Amniotic membrane transplantation in the treatment of chronic lower limb ulcers

 In Amniotic Membrane, Transplantation, Treatment of Chronic Lower Limb Ulcers, Wounds

Amniotic membrane transplantation in the treatment of chronic lower limb ulcers 

Actas Dermosifiliogr. 2012 Sep;103(7):608-13. Epub 2012 May 10.

Alsina-Gibert M1, Pedregosa-Fauste S.
1Servicio de Dermatología, Hospital Clínic, Transplant Services Foundation, Universitat de Barcelona, Barcelona, Spain.

Abstract

INTRODUCTION: Approximately 1% of the general population have venous or arterial lower limb ulcers. These lesions can be treated with biological skin substitutes such as cadaver skin or tissue-engineered skin equivalents, but treatment fails in 25% of cases, resulting in pain and loss of patient autonomy, as well as increased morbidity and health care costs. In the treatment of corneal ulcers, amniotic membrane has been shown to have antimicrobial and bacteriostatic properties, and to protect the wound without eliciting an immune response. The same properties have been reported in the treatment of burns and postthrombotic ulcers.

OBJECTIVES: To assess the effectiveness of amniotic membrane transplantation in the treatment of refractory chronic leg ulcers.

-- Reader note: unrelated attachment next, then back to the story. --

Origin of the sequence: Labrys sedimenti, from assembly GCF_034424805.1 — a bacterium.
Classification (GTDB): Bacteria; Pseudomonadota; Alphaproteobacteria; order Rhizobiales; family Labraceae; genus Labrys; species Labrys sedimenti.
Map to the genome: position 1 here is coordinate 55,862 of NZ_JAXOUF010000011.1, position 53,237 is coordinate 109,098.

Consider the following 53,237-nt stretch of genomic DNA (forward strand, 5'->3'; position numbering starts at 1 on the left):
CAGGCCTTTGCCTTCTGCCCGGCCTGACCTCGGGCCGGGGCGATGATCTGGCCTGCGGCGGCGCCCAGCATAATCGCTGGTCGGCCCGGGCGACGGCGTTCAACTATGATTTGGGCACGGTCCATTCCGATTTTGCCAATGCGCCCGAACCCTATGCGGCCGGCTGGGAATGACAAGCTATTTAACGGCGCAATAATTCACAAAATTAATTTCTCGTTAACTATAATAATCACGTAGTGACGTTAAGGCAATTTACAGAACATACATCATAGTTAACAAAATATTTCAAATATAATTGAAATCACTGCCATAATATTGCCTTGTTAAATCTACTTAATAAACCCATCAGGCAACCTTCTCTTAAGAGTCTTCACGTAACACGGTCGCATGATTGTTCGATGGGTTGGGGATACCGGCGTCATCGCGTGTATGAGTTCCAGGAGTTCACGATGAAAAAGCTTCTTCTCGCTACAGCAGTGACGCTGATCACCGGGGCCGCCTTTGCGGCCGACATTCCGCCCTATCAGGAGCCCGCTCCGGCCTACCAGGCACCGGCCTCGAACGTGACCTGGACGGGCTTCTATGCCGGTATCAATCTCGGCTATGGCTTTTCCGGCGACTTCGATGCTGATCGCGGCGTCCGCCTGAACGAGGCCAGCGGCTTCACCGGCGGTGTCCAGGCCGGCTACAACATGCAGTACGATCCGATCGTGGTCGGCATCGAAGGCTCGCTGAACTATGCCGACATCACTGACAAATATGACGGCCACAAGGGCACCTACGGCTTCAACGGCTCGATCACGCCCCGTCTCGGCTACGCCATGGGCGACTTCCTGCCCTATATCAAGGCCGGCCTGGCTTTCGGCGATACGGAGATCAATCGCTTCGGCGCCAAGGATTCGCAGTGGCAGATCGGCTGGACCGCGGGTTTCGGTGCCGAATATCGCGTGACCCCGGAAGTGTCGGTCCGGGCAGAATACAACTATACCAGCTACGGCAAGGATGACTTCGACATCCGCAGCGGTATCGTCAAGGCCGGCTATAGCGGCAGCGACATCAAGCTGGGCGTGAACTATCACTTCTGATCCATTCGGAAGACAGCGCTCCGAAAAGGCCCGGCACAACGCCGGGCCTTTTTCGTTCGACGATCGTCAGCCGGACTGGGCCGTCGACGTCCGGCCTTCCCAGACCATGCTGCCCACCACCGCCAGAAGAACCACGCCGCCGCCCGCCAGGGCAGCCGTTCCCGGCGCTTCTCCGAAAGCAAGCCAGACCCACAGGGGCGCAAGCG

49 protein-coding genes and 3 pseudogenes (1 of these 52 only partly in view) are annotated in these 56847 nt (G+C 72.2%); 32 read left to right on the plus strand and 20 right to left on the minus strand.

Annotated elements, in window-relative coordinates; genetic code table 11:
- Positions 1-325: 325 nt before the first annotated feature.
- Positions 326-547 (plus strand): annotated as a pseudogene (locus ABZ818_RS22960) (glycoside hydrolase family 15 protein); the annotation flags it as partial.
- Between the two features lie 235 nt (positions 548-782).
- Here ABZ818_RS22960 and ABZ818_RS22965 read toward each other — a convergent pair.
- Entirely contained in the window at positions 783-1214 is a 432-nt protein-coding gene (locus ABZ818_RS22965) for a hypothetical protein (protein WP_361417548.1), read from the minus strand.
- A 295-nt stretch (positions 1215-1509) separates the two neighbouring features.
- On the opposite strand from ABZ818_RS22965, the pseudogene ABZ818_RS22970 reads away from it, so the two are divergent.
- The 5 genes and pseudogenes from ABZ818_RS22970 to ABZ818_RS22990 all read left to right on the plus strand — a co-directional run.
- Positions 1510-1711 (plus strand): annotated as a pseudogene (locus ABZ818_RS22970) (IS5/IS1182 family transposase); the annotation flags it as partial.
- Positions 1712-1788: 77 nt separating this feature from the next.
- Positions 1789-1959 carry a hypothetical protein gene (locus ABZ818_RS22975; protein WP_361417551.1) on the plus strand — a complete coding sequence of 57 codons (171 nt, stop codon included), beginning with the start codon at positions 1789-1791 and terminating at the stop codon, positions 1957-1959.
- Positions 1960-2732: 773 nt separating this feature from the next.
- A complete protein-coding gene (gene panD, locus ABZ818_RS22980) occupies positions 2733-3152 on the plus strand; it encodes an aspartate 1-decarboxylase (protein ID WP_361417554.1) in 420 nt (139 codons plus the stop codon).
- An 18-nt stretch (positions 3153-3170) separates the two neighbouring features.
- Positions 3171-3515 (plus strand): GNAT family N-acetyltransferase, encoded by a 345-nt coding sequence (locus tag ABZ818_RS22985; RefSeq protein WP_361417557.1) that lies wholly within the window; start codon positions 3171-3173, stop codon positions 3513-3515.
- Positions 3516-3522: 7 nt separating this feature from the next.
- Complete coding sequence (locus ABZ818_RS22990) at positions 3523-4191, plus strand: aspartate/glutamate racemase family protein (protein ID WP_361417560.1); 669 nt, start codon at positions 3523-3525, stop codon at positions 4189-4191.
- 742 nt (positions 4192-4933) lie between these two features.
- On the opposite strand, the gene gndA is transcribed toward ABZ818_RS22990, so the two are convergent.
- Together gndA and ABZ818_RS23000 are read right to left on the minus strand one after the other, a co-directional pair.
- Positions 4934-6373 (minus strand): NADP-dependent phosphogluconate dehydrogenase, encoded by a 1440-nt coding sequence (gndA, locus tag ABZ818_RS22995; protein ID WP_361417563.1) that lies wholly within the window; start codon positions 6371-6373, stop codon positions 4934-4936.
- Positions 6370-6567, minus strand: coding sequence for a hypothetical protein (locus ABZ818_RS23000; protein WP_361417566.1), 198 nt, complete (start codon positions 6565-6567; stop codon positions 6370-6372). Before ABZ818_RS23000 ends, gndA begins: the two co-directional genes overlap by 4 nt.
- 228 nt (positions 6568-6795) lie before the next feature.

PATIENTS AND METHODS: Amniotic membrane was grafted onto 4 refractory ulcers in 3 patients. The mean time required for partial and complete re-epithelialization was calculated by measuring the wound area at weeks 0, 4, 8, 12, and 16. Pain intensity was assessed at the same intervals using a visual analog scale.

RESULTS: Complete wound re-epithelialization was achieved for 1 ulcer by week 8; in the other 3 cases, there was a 50% reduction in size compared to baseline. At week 16, the mean reduction in wound size for the 4 ulcers was 81.93%. The corresponding reduction in pain intensity was 86.6%. No adverse effects were observed.

CONCLUSIONS: Amniotic membrane transplantation might be an effective alternative for the treatment of refractory chronic vascular ulcers on the lower limbs.

Copyright © 2011 Elsevier España, S.L. and AEDV. All rights reserved.
PMID: 22578292 [PubMed – indexed for MEDLINE]

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